We talk a lot about integrated solutions in PLM. Why? I suppose the answer depends on who you ask. I thought it might be useful to take a user story approach to shed some light on one facet of integration.
Today, I was working on creating a project plan for a new product feature. I wanted to take the PMI concept and simplify it a bit to fit what we do in Product Management. In addition to tasks, I also wanted to make some connections to the documents and issues that my project is creating or solving - all within our internal Aras Innovator instance. I realized that not all companies have integrated tools and this may be a good thing to share, so here we go...
I was thinking about the Product Managers that I know from B/E Aerospace and Zodiac Aerospace. These guys are ALWAYS on the go! There is a lot going on during the lifecycle of an aircraft seat - much more than the average airline passenger knows. A typical PM is responsible for interfacing with Sales, Marketing, Engineering, Operations, vendors, and the Customer. Keeping track of a single person's to-do list is hard enough, but when you add a complex project schedule on top of that, it can be overwhelming.
On a daily basis, a typical PM is managing schedule, tracking milestones, talking to Engineering and reviewing various technical documents like drawings, models, PDF's etc. Most companies have PDM systems, Project management software of some sort, and some even have PLM systems. But more than likely they are islands - with no integration. What does this mean...it means that the PM that is running between meetings with the test lab and Engineering leadership needs to open 2-3 different pieces of software to access the information to do his/her job. Not to mention make sure that the data all matches! Good luck, get more coffee! And this was just a "typical day."
Imagine that the PM has a PLM system with an integrated Project Management application. The PM can log in in the morning and do 50% of their work in a single application. The project schedule is contained in the same database as the parts, drawings, and BOMs. In the morning after getting the first cup of coffee they can fire up PLM and check the project schedule. And since these guys are real pros, they created links from the project plan to the parts and documents that are the output of the project tasks - i.e. deliverables. This means that when the PM is checking the status of tasks that are due today and he sees that the document that represents the output has a "Released" status applied to it - the project task can be marked as complete also. There was no calling the engineer or trying to find the information. It was all right there in the PLM system. And because it was right there the PM could open the document or 3D model to verify that it met standards or requirements.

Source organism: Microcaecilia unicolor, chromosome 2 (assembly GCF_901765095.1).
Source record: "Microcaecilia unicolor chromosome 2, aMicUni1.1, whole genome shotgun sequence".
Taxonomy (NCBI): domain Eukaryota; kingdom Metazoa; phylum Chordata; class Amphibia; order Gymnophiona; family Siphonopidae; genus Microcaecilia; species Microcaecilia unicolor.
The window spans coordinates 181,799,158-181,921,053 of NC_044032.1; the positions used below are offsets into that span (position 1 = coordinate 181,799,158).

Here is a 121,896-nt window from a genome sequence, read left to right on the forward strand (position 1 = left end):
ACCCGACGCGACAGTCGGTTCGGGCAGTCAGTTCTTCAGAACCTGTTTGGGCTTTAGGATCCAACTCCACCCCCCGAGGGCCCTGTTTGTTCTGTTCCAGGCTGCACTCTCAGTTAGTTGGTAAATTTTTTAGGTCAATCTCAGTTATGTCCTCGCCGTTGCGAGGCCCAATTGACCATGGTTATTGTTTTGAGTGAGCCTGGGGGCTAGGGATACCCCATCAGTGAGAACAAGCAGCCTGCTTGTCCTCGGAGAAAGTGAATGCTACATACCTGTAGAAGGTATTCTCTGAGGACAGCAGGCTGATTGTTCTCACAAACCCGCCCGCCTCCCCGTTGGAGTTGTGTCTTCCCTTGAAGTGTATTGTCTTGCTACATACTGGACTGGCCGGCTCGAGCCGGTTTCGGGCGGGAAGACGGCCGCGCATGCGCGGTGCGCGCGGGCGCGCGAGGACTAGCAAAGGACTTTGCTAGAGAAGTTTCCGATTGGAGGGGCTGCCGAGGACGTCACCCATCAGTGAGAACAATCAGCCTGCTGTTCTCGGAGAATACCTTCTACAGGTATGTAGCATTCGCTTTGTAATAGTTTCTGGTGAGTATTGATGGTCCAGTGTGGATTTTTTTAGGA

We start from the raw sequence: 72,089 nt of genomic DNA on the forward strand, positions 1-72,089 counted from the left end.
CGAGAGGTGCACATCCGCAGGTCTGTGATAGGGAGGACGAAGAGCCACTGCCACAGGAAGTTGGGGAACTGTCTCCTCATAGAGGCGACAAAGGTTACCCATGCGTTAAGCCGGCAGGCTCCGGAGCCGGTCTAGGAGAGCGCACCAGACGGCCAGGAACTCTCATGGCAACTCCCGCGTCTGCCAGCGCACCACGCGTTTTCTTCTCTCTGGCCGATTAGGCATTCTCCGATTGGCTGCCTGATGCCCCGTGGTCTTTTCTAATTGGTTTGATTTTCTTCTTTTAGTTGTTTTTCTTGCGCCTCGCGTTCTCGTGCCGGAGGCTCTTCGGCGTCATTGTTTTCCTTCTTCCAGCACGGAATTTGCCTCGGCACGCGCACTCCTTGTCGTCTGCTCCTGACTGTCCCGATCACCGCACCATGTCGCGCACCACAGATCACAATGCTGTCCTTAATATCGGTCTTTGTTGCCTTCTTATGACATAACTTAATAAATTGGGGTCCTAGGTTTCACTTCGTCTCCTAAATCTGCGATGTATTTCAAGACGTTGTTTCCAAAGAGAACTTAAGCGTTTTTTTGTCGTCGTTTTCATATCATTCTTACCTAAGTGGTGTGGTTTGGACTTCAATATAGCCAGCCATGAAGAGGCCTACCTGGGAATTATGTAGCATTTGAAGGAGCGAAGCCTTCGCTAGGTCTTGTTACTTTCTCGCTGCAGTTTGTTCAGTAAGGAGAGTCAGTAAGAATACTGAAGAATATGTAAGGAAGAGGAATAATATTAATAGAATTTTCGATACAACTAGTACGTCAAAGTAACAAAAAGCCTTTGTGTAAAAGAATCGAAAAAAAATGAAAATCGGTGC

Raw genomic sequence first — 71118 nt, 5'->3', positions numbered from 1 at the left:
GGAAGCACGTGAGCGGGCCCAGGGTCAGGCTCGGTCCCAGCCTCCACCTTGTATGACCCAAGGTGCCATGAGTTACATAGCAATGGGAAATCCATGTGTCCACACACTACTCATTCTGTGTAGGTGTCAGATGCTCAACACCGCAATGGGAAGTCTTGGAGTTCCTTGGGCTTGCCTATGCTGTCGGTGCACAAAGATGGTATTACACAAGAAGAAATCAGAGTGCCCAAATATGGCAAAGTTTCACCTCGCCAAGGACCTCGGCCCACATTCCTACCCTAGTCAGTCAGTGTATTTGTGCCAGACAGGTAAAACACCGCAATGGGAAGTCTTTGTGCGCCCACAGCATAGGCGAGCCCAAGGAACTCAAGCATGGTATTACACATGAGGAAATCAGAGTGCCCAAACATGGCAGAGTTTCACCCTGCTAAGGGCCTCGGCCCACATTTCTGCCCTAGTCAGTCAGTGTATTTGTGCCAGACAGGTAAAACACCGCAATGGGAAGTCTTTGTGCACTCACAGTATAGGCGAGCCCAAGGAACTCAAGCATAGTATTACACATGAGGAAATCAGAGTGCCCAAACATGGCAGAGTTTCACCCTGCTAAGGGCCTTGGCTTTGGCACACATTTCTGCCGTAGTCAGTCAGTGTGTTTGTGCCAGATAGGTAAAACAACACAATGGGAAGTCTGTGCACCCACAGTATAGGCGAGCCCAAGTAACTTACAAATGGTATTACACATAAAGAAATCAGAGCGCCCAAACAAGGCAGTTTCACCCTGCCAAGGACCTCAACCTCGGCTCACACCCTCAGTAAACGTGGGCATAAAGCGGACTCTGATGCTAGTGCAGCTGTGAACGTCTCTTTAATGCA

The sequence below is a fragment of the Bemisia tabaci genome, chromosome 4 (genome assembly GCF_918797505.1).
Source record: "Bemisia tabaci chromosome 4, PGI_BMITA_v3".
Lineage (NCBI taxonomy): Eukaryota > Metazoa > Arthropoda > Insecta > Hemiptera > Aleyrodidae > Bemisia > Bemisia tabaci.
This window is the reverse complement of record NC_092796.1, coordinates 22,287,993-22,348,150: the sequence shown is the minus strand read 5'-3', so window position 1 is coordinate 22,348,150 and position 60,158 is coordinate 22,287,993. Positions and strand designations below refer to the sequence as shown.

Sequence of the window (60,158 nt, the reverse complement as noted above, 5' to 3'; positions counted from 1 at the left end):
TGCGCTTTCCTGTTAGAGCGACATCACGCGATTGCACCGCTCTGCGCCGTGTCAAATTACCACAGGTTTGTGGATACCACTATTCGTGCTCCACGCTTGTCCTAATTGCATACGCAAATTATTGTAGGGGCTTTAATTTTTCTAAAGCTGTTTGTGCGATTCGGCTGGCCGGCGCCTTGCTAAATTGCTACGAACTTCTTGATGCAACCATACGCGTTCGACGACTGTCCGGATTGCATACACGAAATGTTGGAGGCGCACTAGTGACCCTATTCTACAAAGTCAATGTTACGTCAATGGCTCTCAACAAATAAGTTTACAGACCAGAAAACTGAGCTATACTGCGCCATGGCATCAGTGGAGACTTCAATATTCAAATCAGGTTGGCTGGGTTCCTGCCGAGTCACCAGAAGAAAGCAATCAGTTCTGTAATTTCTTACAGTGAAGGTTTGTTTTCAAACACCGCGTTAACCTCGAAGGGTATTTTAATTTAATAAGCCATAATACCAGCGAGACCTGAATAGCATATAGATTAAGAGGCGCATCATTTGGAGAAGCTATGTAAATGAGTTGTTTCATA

Multiply this by hundreds of project activities that deal with creating product data that the PM needs to ensure that work is completed. Now also add to that the mountains of information that a PM collects from the customers, vendors, meetings, etc. The value of the integrated systems are pretty obvious - saving time saves money! With an integrated system they can store all of that data in PLM and link it to the appropriate task. Or just know that it is safely collected in one spot with models, drawings, BOMS, Analysis results, test reports, etc. - all equally important through the lifecycle of an aircraft seat.
Additional value comes from having project status metrics and dashboards that leverage all of that important data. Since it is all in one place - it can be evaluated and performance metrics like earned value can be created. With integration like this a PM can see nearly realtime status of a project. Program reviews become streamlined events - PowerPoints are not needed, there is a live dashboard in PLM for each project. Management is happy because all of the data is presented in a standard form and nobody was able to "game" the metrics. Integration is a useful and powerful thing!
User stories like this are prevalent across all industries. In most cases, firms have islands of software with no integration. The lucky few do have integrated solutions. For them, life is good!
Aras can help with an integrated PLM system. Our platform is built to handle the challenges of "The Business of Engineering." Starting with our Open Source offering that bundles Configuration Management and Project Management.